Railbelt Collaboration

MEA is committed to exploring collaborative opportunities with our fellow Railbelt utilities to achieve mutual benefits for our members. MEA members currently benefit from an informal power market called a ‘loose power pool’ where utilities voluntarily buy and sell power when it is more economic to do so.  MEA is participating in discussions with two main questions. 

1: How can MEA deliver the lowest cost power to our members at any given time? 

2: How can the Railbelt utilize MEA’s new power plant to benefit MEA members and other consumers? 

MEA, ML&P and Chugach Electric Association are moving forward with a more formal agreement called the ‘Railbelt Power Pool’. This agreement contractually pools together the generation resources so the next increment of load is being met by the next most efficient generation it will be met by the next most cost-effective generation option, not necessarily the closest or the one owned by the local cooperative. This sharing generation resources is also called economic dispatch. 

There are currently two other models under consideration, a Unified/Independent System Operator (USO/ISO) and Transco. While these kinds of organizations are common in the lower 48, MEA is in discussions with our Railbelt colleagues and other stakeholders to better define what they would look like for our smaller system and analyzing modeling data to answer the question, ‘do the benefits outweigh the costs’? 

Railbelt Power Pool- in development and testing

This formal agreement between MEA, ML&P and Chugach Electric Association (Parties) contractually pools our generation resources so the next increment of load is being met by the next most efficient generation of the three parties.  Each party will be committing their generation and transmission resources for the purpose of daily scheduling the least-cost dispatch for the next day. This is otherwise known as merit-order economic dispatch. The three utilities plan to file for approval with the Regulatory Commission of Alaska in the first quarter of 2018 and begin operating under the Railbelt Power Pool as soon as the commission allows. Once operational, the Parties intend to complete a one-year development period to solidify the details of the pool.  

Click here to read the September 2017 progress report to the Regulatory Commission of Alaska (RCA). 

Loose Power Pool- currently operating

MEA has been an active participant in a ‘Loose Pool’ power market – buying and selling more economic power between almost all of the other Railbelt utilities.  The Railbelt collaboration in conducting these transactions has been unprecedented, and MEA was able to reduce our members’ rates in the first two quarters of 2016 due to these sales. 

Eklutna Generation Station (EGS) has a unique design which allows MEA to deliver power in small increments. This flexibility allows us to meet varying demand needs quickly and effectively in contrast to more traditional power plants which contain fewer, large engines and deliver power in larger increments.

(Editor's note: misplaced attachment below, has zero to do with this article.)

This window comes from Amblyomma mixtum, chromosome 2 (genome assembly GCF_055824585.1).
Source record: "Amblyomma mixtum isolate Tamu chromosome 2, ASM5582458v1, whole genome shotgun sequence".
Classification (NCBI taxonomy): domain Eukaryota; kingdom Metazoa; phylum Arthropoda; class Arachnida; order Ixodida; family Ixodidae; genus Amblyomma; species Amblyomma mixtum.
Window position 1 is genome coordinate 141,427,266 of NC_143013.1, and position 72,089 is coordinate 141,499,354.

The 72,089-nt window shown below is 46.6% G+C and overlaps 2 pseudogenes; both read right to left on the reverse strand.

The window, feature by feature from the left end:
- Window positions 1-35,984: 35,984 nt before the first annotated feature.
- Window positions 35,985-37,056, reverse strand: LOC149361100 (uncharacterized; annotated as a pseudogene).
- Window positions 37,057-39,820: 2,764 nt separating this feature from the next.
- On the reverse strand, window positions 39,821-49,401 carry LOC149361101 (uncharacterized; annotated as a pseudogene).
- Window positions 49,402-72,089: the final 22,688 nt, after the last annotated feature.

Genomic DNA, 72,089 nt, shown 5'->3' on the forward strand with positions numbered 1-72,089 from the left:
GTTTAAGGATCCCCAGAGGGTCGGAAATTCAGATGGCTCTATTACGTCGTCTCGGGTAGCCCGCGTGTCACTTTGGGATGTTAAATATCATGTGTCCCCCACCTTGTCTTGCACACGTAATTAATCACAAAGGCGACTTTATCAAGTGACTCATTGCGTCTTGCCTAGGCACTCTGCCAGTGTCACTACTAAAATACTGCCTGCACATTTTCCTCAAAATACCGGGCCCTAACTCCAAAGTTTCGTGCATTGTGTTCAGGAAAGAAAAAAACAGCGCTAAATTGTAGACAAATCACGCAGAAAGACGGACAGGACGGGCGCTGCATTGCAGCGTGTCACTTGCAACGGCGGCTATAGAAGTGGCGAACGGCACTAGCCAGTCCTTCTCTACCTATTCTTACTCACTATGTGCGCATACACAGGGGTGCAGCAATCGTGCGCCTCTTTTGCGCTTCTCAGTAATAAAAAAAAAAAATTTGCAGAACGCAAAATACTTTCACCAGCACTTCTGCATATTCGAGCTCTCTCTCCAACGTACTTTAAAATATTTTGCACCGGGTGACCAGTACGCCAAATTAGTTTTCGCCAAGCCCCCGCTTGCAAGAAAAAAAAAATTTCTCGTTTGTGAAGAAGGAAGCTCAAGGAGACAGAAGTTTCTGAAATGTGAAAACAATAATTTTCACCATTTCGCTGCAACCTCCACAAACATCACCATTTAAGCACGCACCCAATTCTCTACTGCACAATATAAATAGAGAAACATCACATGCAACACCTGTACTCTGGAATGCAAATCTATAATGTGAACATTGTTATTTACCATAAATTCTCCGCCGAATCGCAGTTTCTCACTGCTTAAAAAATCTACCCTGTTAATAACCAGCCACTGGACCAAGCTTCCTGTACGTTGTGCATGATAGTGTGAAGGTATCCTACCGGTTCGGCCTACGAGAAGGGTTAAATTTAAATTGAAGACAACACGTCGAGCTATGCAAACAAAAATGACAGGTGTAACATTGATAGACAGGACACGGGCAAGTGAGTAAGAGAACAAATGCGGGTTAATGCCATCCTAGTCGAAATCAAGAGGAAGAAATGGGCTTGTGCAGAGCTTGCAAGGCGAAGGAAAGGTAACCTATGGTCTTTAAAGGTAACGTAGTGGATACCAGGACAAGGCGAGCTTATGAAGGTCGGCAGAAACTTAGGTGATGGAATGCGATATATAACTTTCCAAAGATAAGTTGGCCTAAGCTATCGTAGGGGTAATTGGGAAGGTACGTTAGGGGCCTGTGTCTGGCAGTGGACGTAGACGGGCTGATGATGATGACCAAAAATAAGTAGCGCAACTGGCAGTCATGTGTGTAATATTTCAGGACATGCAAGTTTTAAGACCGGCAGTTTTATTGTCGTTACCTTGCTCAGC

Read MEA’s recent RCA filings detailing the process and benefits below:

January 2015 filing here.

May 2016 filing here.

Click the graphic below to see how the loose power pool system operates.

Loose Pool

The Railbelt’s Loose Power Pool System

Unified/Independent System Operator (USO/ISO)- in discussion

The USO/ISO systems are utilized in other areas in to economically manage power generation to meet area-wide demands and often facilitate planning. MEA wants to understand if the cost-savings associated with a USO/ISO system outweigh the costs tied to forming the new organization.  

As a first step, ARCTEC (Alaska Railbelt Cooperative Transmission and Electric Company) is investigating the development of an organization to manage and enforce system-wide reliability standards and long-term planning. A third-party coordinator will work with utilities and other stakeholders fall 2017 – spring 2018 to define the best model to serve the Railbelt. 

For more information follow this link to a RCA filing from ARCTEC on the matter, click the links below: 

Transco- in discussion 

The Transco model provides one entity to run the transmission network for the Railbelt – a toll road for long distance energy movement. MEA has been participating fully in the Transco Working Group discussions since 2015. MEA recently signed on to a Railbelt-wide MOU with the American Transmission Company (ATC) indicating interest in taking the development of a Transco to the next phase.  MEA’s participation in a Transco model will depend on how the resulting model would impact our members’ rates.   MEA is open to any solution that lowers costs and increases reliability for our members. 

Previous general manager, Joe Griffith, wrote a letter to the RCA in December 2015 to state MEA’s concerns on record. Read the letter here. 

For the August 2017 update to the RCA, click here. 

What is ARCTEC?

MEA is an active participant in ARCTEC, a group that bring together Railbelt utilities and other stakeholders towards common goals.

More information on ARCTEC is available here.

In addition, MEA works with other fellow utility members toward common goals through the Intertie Management Committee (IMC), the Bradley Project Management Committee (BPMC), as well as the Alaska Power Association (APA).

What is the Railbelt?

Alaska’s Railbelt region is comprised of six electric utilities spanning 500 miles from the Kenai Peninsula north to Fairbanks.

Railbelt utilities include: Chugach Electric Association (CEA)Seward Electric System (SES)Golden Valley Electric Association (GVEA)Municipal Light and Power (ML&P), and Homer Electric Association.